Bandsman Guitar – Day 1 – Preparing the Fretboard
It’s November and it’s pretty chilly. I arrive early afternoon for a 2.30pm start after negotiating back roads and country lanes which lead up to the house and workshop. It’s a beautiful and peaceful setting, I’m a bit nervous but looking forward to the days ahead so hopefully the setting will rub off on me!
I and the other two attendees are welcomed by Carol Bailey – Mark Bailey’s other half – and taken through workshop health & safety over coffee and biscuits. We’ve yet to meet the man himself, he’s sorting out the workshop and making it ready for us newbies.
We head over to the workshop and meet Mark who starts by showing us a film which is basically him doing what we’ll be doing, only speeded up and crammed into 22 minutes. Mark does a running commentary while it’s going on, advising on the main parts of the build.
As this is the first afternoon of the course, the first thing we do is to choose the woods we’re going to use. It’s exciting as although we’re all building the same kind of guitar, we’ve all chosen different materials so all three guitars will be unique.
I’ve chosen a cedrella (spanish cedar) body with a birdseye maple cap; a maple neck with a cocobolo fingerboard will hopefully complement it nicely:
The rest of the day is pretty relaxed and all we have to do is prep the fingerboard. Mark emphasises though that this is the most important part of the guitar and as all things stem from it, this is what we will start with.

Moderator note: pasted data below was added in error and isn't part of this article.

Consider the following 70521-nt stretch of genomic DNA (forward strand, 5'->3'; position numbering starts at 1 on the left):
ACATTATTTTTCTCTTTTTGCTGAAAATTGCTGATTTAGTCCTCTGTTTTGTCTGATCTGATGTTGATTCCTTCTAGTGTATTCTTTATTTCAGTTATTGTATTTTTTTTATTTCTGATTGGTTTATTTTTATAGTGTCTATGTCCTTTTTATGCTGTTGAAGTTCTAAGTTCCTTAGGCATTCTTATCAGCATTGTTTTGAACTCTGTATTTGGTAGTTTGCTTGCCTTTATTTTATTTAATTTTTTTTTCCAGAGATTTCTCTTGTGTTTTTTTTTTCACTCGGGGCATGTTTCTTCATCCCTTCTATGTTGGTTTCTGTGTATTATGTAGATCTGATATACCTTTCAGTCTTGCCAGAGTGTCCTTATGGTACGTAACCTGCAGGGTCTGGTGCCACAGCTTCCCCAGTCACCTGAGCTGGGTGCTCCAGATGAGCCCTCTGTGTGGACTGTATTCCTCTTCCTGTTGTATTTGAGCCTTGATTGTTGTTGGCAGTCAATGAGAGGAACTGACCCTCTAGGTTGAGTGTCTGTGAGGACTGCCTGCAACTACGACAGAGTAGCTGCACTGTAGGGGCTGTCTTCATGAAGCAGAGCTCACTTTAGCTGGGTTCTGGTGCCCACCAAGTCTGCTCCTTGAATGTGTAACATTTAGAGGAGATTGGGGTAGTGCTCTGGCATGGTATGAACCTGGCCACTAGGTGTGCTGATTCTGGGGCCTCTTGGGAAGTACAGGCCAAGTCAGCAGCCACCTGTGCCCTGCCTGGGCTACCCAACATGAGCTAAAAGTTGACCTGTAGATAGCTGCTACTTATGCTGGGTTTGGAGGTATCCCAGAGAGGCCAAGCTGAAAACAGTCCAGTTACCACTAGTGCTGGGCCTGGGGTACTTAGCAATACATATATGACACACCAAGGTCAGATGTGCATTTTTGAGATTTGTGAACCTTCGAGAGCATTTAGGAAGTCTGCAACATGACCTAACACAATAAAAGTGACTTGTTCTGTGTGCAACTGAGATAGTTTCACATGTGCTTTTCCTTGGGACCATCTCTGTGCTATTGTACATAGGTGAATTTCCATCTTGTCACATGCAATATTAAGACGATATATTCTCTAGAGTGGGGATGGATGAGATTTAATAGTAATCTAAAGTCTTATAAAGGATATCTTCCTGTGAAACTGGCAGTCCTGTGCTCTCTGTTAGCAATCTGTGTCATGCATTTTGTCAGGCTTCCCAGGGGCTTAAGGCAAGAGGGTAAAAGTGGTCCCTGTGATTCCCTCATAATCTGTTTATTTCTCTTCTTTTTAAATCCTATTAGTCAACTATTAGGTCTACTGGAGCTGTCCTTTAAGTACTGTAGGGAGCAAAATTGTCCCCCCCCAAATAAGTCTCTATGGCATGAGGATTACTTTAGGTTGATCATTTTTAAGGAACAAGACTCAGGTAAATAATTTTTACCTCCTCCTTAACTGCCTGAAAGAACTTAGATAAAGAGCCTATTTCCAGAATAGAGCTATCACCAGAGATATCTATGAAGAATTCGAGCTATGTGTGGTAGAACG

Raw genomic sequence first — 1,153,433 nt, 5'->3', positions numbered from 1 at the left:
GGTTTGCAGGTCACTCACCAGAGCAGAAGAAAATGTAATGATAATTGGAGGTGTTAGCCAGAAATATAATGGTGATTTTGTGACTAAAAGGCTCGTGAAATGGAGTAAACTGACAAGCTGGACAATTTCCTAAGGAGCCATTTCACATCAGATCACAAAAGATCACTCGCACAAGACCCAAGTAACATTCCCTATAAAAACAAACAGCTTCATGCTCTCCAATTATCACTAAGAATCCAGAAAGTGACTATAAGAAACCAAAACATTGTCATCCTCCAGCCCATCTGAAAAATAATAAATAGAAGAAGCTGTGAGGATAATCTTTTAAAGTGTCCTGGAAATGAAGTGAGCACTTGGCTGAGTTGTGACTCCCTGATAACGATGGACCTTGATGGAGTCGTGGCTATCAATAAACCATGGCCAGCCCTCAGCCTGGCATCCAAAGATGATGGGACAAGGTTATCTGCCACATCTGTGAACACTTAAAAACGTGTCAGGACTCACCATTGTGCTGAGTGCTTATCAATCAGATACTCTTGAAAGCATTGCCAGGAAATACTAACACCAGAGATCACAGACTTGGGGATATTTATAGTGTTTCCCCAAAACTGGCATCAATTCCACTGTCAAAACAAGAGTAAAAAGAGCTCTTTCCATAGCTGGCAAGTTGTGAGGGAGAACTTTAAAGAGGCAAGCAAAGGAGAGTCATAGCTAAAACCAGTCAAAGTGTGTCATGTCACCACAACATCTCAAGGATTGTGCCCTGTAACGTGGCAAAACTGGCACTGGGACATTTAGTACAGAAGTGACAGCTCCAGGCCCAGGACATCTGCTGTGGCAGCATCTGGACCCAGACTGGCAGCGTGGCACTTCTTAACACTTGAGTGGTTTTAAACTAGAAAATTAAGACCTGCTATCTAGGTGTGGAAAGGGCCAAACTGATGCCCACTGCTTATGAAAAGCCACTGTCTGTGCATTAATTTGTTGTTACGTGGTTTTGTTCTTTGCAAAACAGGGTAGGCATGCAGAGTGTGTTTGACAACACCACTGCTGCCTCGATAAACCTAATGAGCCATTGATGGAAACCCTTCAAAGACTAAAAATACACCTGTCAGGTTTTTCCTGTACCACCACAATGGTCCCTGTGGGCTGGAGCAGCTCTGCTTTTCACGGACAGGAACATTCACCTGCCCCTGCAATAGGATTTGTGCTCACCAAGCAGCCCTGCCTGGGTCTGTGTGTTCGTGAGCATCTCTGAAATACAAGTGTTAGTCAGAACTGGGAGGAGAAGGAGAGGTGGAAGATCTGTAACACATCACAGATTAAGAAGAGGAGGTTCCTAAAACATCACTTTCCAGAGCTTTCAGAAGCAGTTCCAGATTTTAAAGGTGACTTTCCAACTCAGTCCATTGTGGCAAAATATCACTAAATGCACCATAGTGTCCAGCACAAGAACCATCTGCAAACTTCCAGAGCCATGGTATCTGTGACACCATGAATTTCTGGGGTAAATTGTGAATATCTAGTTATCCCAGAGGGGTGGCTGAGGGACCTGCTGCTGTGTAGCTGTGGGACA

The prep involves getting the piece perfectly flat on both sides and for this we use a thicknessing sander – a conveyor belt which passes underneath a variable-height sanding drum. The wood needs to be thinned to 6.5 mm although once it’s been radiused, it will end up about 5.5 mm thick. With each pass, we bring the sanding drum down by a 1/8 turn which equates to 0.2 mm so it takes a while for my 10 mm fingerboard blank to come down to the right thickness.
What’s amazing is the smell of cinnamon from the wood as it’s warmed by the sanding – the smell has filled the small workshop! No less impressive is the way the colour of the wood changes with each sanding pass – there are reds, yellows and pinks now; this will settle down and become darker says Mark – it’s either an oxidation or a UV reaction so I’m looking forwarded to see how it appears tomorrow.
Once completed, we mark the centreline along the fingerboard blank on the side we want to face upwards and then apply double-sided sticky tape to the back. Tomorrow we will mount this onto a scale in order to mark our frets.